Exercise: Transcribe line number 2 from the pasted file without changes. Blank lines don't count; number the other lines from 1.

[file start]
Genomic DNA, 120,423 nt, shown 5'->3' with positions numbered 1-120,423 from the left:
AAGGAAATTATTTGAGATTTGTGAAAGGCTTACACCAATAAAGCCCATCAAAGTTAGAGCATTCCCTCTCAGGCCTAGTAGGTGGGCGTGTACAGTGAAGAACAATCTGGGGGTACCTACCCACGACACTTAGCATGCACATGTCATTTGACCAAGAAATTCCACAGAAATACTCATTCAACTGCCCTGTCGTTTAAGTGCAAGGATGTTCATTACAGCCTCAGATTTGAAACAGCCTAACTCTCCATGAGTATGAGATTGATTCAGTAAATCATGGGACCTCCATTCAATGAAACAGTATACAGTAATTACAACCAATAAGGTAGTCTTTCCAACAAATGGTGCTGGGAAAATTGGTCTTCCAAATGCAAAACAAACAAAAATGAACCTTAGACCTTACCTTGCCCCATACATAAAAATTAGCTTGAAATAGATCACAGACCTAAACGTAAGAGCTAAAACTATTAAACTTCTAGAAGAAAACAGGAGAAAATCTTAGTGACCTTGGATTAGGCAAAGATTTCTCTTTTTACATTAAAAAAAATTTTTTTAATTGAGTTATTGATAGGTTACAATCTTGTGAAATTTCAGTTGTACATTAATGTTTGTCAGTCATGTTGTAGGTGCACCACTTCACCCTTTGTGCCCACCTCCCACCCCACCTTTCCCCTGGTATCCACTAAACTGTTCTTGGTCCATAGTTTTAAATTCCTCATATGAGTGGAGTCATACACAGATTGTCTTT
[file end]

AAGGAAATTATTTGAGATTTGTGAAAGGCTTACACCAATAAAGCCCATCAAAGTTAGAGCATTCCCTCTCAGGCCTAGTAGGTGGGCGTGTACAGTGAAGAACAATCTGGGGGTACCTACCCACGACACTTAGCATGCACATGTCATTTGACCAAGAAATTCCACAGAAATACTCATTCAACTGCCCTGTCGTTTAAGTGCAAGGATGTTCATTACAGCCTCAGATTTGAAACAGCCTAACTCTCCATGAGTATGAGATTGATTCAGTAAATCATGGGACCTCCATTCAATGAAACAGTATACAGTAATTACAACCAATAAGGTAGTCTTTCCAACAAATGGTGCTGGGAAAATTGGTCTTCCAAATGCAAAACAAACAAAAATGAACCTTAGACCTTACCTTGCCCCATACATAAAAATTAGCTTGAAATAGATCACAGACCTAAACGTAAGAGCTAAAACTATTAAACTTCTAGAAGAAAACAGGAGAAAATCTTAGTGACCTTGGATTAGGCAAAGATTTCTCTTTTTACATTAAAAAAAATTTTTTTAATTGAGTTATTGATAGGTTACAATCTTGTGAAATTTCAGTTGTACATTAATGTTTGTCAGTCATGTTGTAGGTGCACCACTTCACCCTTTGTGCCCACCTCCCACCCCACCTTTCCCCTGGTATCCACTAAACTGTTCTTGGTCCATAGTTTTAAATTCCTCATATGAGTGGAGTCATACACAGATTGTCTTT